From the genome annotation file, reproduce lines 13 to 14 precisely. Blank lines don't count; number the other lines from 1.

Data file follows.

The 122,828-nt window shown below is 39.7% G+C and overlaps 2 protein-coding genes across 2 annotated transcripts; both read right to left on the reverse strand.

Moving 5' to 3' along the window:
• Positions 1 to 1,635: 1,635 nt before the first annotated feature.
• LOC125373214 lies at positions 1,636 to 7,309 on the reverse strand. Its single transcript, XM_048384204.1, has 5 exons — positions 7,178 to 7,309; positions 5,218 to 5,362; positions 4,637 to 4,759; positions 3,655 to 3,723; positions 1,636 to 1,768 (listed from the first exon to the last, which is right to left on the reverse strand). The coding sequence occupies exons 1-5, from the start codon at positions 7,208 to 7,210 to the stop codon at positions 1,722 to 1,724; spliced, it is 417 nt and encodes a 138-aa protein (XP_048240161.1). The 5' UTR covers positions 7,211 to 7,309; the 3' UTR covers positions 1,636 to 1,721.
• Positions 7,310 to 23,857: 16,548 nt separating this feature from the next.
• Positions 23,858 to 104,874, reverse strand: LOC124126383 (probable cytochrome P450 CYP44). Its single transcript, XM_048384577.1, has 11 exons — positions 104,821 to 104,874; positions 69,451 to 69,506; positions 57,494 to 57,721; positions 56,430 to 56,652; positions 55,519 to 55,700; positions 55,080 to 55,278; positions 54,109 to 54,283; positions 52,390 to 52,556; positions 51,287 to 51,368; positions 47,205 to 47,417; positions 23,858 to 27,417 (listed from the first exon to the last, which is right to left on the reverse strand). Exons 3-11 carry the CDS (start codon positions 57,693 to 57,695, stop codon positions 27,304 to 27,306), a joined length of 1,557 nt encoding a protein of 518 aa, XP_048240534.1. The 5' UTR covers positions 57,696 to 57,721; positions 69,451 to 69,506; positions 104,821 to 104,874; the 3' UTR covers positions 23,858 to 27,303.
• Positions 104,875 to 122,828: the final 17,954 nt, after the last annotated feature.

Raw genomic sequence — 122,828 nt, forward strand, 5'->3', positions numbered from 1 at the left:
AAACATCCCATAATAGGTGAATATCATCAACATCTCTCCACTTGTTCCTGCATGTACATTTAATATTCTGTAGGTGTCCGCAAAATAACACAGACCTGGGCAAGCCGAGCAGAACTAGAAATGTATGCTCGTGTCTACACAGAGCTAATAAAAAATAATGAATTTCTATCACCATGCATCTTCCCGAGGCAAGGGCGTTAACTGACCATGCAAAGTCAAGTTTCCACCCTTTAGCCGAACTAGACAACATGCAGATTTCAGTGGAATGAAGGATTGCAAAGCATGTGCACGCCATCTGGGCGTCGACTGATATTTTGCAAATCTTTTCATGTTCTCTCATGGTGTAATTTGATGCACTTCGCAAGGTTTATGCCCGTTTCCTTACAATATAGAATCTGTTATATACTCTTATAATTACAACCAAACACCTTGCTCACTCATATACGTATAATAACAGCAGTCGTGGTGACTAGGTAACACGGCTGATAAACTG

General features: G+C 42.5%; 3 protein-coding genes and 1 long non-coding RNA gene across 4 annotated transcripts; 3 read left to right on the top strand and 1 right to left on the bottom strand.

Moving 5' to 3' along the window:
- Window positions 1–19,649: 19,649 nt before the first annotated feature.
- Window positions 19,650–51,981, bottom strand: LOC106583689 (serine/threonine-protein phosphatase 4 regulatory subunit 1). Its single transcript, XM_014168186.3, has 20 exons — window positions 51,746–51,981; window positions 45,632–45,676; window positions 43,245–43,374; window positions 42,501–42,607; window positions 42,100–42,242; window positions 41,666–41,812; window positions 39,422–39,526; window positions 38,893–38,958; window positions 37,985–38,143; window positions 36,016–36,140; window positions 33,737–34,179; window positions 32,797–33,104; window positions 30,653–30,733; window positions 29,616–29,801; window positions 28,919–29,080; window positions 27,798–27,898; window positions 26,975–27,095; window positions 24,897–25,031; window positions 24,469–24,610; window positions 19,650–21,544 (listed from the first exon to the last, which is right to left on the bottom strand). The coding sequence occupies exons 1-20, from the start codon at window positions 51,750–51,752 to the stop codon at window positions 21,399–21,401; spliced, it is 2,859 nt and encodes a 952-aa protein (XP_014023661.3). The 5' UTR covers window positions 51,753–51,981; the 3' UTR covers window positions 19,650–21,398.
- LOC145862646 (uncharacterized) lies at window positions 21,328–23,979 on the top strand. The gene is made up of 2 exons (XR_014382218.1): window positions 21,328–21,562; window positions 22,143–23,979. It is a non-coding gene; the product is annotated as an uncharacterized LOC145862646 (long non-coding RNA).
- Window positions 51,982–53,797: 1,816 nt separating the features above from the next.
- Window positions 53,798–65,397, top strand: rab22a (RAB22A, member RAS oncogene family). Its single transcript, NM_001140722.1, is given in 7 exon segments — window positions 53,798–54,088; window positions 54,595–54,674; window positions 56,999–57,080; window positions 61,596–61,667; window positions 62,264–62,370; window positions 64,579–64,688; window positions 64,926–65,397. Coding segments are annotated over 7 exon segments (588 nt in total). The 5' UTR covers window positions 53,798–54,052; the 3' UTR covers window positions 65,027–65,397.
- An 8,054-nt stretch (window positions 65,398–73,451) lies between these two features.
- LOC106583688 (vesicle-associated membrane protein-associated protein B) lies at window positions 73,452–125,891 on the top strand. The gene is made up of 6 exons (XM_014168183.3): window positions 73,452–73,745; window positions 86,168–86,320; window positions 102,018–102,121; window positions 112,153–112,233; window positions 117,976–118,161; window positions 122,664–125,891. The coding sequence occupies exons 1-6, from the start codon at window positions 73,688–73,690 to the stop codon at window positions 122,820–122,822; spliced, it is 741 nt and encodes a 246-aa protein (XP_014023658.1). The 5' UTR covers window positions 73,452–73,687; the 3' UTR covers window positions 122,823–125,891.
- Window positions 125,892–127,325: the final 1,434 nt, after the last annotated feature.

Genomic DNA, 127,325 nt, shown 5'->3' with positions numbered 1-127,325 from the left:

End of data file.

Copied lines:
- Window positions 19,650–51,981, bottom strand: LOC106583689 (serine/threonine-protein phosphatase 4 regulatory subunit 1). Its single transcript, XM_014168186.3, has 20 exons — window positions 51,746–51,981; window positions 45,632–45,676; window positions 43,245–43,374; window positions 42,501–42,607; window positions 42,100–42,242; window positions 41,666–41,812; window positions 39,422–39,526; window positions 38,893–38,958; window positions 37,985–38,143; window positions 36,016–36,140; window positions 33,737–34,179; window positions 32,797–33,104; window positions 30,653–30,733; window positions 29,616–29,801; window positions 28,919–29,080; window positions 27,798–27,898; window positions 26,975–27,095; window positions 24,897–25,031; window positions 24,469–24,610; window positions 19,650–21,544 (listed from the first exon to the last, which is right to left on the bottom strand). The coding sequence occupies exons 1-20, from the start codon at window positions 51,750–51,752 to the stop codon at window positions 21,399–21,401; spliced, it is 2,859 nt and encodes a 952-aa protein (XP_014023661.3). The 5' UTR covers window positions 51,753–51,981; the 3' UTR covers window positions 19,650–21,398.
- LOC145862646 (uncharacterized) lies at window positions 21,328–23,979 on the top strand. The gene is made up of 2 exons (XR_014382218.1): window positions 21,328–21,562; window positions 22,143–23,979. It is a non-coding gene; the product is annotated as an uncharacterized LOC145862646 (long non-coding RNA).